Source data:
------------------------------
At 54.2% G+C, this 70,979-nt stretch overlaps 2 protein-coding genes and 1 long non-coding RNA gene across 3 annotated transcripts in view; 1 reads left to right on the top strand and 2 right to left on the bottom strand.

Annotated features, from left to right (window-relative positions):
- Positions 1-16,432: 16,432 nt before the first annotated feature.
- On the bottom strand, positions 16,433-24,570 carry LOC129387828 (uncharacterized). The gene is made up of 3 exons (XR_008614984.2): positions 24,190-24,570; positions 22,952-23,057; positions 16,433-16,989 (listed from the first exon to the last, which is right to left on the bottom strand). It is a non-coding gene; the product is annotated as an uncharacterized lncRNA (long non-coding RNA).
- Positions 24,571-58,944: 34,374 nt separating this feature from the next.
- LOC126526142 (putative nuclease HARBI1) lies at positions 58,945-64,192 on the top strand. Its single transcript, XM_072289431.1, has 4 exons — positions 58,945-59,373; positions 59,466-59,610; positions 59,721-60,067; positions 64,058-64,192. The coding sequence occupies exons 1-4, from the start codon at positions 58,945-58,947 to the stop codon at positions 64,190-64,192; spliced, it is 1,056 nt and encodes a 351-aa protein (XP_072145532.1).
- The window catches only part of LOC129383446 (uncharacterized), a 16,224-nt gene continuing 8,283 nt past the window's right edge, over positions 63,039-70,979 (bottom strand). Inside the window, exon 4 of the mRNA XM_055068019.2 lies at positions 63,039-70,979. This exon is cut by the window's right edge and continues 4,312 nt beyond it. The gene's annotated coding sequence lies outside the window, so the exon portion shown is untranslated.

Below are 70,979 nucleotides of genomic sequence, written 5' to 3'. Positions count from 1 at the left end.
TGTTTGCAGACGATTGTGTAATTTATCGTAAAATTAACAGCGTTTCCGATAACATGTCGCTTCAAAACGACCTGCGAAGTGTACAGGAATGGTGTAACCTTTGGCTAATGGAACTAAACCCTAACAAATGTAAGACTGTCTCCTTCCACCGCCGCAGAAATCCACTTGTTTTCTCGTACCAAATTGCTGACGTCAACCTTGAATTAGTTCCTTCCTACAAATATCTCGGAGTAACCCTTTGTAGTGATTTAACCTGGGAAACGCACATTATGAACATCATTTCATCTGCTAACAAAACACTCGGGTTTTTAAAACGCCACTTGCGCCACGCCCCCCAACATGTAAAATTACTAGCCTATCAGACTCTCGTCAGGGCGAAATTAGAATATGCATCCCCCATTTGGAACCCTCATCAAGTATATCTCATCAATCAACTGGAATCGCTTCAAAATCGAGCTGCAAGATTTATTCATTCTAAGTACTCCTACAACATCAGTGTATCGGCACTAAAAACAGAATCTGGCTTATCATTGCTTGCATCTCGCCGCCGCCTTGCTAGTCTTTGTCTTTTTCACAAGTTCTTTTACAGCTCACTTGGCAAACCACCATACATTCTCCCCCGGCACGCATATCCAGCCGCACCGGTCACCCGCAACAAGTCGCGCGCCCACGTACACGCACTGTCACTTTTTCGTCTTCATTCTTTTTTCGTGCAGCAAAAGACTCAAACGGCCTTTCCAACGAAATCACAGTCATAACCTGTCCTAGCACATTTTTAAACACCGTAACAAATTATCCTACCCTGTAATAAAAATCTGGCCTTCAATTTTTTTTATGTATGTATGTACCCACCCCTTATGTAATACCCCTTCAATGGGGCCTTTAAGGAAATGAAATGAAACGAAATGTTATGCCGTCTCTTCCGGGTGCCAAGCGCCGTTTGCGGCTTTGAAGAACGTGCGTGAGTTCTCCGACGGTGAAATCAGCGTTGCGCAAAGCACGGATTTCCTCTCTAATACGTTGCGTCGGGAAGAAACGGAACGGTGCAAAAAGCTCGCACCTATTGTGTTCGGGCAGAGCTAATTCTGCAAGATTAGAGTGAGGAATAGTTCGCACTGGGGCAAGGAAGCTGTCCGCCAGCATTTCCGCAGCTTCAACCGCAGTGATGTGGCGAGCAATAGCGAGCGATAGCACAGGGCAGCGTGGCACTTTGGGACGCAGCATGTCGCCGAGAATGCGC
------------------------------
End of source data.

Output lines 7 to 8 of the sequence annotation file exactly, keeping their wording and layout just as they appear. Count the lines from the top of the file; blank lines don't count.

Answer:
- The window catches only part of LOC129383446 (uncharacterized), a 16,224-nt gene continuing 8,283 nt past the window's right edge, over positions 63,039-70,979 (bottom strand). Inside the window, exon 4 of the mRNA XM_055068019.2 lies at positions 63,039-70,979. This exon is cut by the window's right edge and continues 4,312 nt beyond it. The gene's annotated coding sequence lies outside the window, so the exon portion shown is untranslated.

Below are 70,979 nucleotides of genomic sequence, written 5' to 3'. Positions count from 1 at the left end.